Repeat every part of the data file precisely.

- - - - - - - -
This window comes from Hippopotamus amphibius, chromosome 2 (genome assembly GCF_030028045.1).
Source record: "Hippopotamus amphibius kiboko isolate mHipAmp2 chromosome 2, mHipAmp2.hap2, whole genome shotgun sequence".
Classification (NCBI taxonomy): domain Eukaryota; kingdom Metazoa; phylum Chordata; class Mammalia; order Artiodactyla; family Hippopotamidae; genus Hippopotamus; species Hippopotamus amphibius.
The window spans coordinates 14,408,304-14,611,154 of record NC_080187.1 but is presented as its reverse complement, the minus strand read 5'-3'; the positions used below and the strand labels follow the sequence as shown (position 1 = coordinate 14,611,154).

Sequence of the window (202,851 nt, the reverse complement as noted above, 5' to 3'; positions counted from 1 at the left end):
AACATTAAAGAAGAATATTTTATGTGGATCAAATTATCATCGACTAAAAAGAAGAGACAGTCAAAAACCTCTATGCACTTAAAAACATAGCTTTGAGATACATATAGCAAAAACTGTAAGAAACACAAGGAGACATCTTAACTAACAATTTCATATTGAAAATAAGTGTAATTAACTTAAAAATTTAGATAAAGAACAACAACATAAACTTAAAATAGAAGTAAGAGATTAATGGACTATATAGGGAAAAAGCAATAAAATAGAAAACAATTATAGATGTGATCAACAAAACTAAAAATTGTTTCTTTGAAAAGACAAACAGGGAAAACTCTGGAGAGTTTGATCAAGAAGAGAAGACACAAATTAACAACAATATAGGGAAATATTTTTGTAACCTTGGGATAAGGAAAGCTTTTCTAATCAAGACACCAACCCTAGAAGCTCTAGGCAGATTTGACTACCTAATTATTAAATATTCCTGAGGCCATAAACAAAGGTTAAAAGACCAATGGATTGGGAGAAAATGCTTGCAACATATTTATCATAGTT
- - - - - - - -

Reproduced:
This window comes from Hippopotamus amphibius, chromosome 2 (genome assembly GCF_030028045.1).
Source record: "Hippopotamus amphibius kiboko isolate mHipAmp2 chromosome 2, mHipAmp2.hap2, whole genome shotgun sequence".
Classification (NCBI taxonomy): domain Eukaryota; kingdom Metazoa; phylum Chordata; class Mammalia; order Artiodactyla; family Hippopotamidae; genus Hippopotamus; species Hippopotamus amphibius.
The window spans coordinates 14,408,304-14,611,154 of record NC_080187.1 but is presented as its reverse complement, the minus strand read 5'-3'; the positions used below and the strand labels follow the sequence as shown (position 1 = coordinate 14,611,154).

Sequence of the window (202,851 nt, the reverse complement as noted above, 5' to 3'; positions counted from 1 at the left end):
AACATTAAAGAAGAATATTTTATGTGGATCAAATTATCATCGACTAAAAAGAAGAGACAGTCAAAAACCTCTATGCACTTAAAAACATAGCTTTGAGATACATATAGCAAAAACTGTAAGAAACACAAGGAGACATCTTAACTAACAATTTCATATTGAAAATAAGTGTAATTAACTTAAAAATTTAGATAAAGAACAACAACATAAACTTAAAATAGAAGTAAGAGATTAATGGACTATATAGGGAAAAAGCAATAAAATAGAAAACAATTATAGATGTGATCAACAAAACTAAAAATTGTTTCTTTGAAAAGACAAACAGGGAAAACTCTGGAGAGTTTGATCAAGAAGAGAAGACACAAATTAACAACAATATAGGGAAATATTTTTGTAACCTTGGGATAAGGAAAGCTTTTCTAATCAAGACACCAACCCTAGAAGCTCTAGGCAGATTTGACTACCTAATTATTAAATATTCCTGAGGCCATAAACAAAGGTTAAAAGACCAATGGATTGGGAGAAAATGCTTGCAACATATTTATCATAGTT